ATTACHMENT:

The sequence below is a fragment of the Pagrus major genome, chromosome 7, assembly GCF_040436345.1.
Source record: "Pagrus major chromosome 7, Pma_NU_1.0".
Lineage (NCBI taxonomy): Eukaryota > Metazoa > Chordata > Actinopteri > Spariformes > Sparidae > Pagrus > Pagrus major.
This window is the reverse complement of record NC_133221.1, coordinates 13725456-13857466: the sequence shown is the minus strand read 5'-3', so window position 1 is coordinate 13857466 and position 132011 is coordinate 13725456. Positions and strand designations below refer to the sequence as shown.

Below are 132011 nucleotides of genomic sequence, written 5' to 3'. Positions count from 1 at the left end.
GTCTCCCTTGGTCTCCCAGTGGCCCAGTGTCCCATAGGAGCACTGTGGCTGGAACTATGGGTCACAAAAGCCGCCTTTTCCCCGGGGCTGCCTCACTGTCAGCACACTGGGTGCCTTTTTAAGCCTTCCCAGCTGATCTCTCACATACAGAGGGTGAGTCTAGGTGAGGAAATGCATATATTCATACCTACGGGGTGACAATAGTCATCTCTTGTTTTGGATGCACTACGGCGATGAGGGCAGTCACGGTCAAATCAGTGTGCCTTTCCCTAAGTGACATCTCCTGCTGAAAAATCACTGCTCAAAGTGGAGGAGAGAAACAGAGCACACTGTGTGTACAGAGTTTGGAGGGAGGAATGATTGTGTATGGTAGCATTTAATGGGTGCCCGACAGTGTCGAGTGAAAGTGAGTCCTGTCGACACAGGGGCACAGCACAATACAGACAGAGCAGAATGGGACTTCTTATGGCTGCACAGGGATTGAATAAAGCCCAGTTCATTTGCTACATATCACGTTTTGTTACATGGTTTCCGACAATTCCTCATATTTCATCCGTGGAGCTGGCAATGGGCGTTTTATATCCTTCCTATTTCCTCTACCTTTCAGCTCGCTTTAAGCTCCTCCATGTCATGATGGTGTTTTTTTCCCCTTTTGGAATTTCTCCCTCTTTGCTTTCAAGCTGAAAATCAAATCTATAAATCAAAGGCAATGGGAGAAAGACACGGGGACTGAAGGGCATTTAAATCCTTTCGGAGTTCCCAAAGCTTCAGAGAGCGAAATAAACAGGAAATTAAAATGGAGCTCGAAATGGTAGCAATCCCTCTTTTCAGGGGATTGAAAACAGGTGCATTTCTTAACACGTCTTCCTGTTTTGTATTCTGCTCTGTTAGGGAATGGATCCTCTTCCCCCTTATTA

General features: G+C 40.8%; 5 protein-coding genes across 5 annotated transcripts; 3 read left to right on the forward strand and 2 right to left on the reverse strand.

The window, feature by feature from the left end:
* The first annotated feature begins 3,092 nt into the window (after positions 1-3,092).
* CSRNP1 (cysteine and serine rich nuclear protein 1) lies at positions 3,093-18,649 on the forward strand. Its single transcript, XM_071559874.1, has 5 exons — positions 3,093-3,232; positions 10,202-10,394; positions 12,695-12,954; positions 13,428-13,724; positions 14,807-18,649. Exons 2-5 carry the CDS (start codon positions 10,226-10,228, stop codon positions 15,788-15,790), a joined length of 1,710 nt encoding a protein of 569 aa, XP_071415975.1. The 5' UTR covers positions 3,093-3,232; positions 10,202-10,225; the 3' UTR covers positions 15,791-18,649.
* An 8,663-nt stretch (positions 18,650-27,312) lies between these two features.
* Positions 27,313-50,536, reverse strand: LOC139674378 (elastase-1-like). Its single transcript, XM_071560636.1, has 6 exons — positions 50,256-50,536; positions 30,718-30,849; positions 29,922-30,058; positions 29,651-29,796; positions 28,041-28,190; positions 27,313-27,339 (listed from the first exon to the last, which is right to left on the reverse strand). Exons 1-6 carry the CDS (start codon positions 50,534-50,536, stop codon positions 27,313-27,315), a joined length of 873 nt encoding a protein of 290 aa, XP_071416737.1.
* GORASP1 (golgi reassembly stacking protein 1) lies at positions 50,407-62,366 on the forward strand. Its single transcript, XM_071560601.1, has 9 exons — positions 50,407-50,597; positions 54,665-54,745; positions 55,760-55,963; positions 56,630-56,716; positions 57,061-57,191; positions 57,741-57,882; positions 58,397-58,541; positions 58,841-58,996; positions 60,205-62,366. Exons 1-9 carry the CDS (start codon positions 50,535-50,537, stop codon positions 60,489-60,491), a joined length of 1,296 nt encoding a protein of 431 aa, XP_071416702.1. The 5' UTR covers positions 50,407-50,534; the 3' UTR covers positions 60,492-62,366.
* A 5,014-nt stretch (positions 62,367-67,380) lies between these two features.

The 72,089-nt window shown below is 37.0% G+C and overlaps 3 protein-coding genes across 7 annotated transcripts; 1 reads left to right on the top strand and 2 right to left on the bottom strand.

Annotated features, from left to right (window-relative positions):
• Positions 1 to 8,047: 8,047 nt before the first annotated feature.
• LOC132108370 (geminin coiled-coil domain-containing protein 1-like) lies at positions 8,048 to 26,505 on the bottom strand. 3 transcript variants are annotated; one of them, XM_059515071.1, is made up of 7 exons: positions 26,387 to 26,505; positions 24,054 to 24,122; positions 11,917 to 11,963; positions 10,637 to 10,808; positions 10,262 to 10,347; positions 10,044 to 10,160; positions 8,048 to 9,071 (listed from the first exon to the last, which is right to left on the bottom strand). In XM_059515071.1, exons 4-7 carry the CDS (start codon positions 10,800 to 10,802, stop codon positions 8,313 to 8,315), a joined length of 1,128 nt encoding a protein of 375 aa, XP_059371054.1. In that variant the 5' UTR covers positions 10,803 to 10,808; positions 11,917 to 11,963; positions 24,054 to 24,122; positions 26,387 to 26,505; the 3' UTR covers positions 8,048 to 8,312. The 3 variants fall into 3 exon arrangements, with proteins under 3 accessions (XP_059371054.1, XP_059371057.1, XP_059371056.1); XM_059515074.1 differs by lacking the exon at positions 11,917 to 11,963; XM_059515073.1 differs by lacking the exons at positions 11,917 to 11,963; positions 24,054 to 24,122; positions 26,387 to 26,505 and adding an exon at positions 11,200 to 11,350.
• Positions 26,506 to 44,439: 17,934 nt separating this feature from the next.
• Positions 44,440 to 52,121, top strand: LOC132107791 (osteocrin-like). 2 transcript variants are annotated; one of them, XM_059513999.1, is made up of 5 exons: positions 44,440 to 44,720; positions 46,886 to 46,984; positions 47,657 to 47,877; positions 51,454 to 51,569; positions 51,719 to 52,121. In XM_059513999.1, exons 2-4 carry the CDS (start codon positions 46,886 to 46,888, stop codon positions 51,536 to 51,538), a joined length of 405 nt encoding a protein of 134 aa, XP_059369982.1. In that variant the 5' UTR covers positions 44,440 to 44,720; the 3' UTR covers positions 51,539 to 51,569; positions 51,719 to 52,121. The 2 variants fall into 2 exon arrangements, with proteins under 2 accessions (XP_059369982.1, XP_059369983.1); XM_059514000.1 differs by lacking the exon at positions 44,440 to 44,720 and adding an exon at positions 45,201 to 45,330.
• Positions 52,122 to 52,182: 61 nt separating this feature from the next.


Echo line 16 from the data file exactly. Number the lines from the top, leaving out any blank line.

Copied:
Annotated features, from left to right (window-relative positions):